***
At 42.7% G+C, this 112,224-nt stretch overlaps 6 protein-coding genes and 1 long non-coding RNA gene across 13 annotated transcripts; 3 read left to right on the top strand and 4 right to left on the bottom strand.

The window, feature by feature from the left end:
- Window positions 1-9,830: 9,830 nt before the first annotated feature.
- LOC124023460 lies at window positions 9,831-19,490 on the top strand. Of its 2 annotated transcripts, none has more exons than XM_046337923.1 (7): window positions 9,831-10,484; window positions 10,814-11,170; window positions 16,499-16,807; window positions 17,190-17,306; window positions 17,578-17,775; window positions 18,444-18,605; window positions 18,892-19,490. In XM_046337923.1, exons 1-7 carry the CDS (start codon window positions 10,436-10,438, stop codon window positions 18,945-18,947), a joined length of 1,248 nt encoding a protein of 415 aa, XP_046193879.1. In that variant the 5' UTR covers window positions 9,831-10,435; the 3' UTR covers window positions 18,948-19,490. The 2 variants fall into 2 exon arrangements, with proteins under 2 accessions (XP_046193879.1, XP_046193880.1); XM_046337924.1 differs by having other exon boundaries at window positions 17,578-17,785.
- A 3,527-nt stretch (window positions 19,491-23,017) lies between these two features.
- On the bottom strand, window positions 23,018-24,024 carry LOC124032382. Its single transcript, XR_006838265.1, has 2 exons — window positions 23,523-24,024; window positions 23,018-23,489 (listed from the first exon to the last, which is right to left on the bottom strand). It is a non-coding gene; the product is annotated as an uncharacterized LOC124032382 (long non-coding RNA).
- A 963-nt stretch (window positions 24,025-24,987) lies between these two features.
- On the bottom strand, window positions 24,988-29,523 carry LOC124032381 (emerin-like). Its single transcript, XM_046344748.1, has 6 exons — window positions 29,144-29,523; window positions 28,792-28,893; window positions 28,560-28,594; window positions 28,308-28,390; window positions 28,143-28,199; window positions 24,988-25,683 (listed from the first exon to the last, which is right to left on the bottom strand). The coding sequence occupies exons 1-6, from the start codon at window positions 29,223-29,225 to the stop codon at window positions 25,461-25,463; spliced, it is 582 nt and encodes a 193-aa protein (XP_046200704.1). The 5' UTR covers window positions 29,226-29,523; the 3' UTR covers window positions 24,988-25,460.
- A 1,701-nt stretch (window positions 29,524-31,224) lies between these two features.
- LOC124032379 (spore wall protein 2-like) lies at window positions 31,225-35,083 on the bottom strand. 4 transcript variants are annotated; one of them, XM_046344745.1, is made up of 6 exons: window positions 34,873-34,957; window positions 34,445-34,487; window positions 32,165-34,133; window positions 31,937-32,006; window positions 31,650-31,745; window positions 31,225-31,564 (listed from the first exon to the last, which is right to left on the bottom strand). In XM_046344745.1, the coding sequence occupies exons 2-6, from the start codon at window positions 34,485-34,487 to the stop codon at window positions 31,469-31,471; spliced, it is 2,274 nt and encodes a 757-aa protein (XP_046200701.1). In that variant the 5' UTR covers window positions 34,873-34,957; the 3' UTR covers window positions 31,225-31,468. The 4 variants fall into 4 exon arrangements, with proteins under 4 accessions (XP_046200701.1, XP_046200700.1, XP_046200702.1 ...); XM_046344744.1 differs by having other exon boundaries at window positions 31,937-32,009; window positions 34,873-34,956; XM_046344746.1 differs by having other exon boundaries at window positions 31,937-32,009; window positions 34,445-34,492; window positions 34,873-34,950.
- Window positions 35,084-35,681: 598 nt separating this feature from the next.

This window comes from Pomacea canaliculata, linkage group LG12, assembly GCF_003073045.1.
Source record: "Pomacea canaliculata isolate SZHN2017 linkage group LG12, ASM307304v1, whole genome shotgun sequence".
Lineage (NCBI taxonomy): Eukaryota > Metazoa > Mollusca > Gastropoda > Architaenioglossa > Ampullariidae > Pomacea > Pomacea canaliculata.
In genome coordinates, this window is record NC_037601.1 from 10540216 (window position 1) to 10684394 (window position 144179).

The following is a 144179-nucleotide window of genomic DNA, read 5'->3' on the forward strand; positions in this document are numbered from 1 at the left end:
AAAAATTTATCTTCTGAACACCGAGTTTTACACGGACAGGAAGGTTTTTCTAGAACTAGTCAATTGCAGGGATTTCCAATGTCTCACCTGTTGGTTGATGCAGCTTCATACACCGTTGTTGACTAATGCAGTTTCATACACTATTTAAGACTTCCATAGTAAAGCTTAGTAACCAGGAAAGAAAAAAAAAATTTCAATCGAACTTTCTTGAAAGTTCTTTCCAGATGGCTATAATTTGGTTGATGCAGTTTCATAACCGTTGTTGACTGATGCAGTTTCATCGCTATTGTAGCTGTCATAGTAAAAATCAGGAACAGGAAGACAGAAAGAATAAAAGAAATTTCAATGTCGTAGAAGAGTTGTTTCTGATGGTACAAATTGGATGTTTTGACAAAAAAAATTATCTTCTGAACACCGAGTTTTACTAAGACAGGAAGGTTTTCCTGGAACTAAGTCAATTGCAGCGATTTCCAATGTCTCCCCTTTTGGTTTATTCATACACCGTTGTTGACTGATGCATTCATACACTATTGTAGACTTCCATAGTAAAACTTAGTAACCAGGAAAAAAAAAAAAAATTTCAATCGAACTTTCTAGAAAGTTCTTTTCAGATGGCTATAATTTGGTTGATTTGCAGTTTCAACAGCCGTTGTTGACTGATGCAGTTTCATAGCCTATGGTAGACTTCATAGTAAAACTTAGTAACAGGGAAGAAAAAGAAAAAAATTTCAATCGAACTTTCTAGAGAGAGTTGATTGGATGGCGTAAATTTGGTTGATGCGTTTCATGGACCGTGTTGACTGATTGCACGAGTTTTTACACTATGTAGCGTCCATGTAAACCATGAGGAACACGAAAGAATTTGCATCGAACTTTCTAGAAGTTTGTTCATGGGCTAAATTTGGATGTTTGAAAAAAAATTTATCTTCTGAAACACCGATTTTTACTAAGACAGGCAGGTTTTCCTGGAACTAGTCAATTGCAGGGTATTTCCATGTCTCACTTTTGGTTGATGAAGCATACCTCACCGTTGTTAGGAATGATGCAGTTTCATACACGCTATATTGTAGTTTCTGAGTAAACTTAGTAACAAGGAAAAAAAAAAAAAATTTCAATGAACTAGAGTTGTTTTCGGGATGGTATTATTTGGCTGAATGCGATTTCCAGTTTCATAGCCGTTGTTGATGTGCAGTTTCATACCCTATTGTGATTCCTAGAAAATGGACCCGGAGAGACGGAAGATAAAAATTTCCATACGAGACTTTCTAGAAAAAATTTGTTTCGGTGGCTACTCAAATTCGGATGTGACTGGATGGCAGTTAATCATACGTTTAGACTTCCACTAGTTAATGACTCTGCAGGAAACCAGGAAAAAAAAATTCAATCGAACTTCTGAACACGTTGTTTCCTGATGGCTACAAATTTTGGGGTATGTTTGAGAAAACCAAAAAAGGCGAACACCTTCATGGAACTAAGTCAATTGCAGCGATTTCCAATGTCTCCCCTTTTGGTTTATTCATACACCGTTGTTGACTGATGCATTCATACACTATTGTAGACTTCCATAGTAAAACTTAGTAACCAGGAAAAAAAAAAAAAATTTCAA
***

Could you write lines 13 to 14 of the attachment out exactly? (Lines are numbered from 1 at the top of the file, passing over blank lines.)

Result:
Source record: "Pomacea canaliculata isolate SZHN2017 linkage group LG12, ASM307304v1, whole genome shotgun sequence".
Lineage (NCBI taxonomy): Eukaryota > Metazoa > Mollusca > Gastropoda > Architaenioglossa > Ampullariidae > Pomacea > Pomacea canaliculata.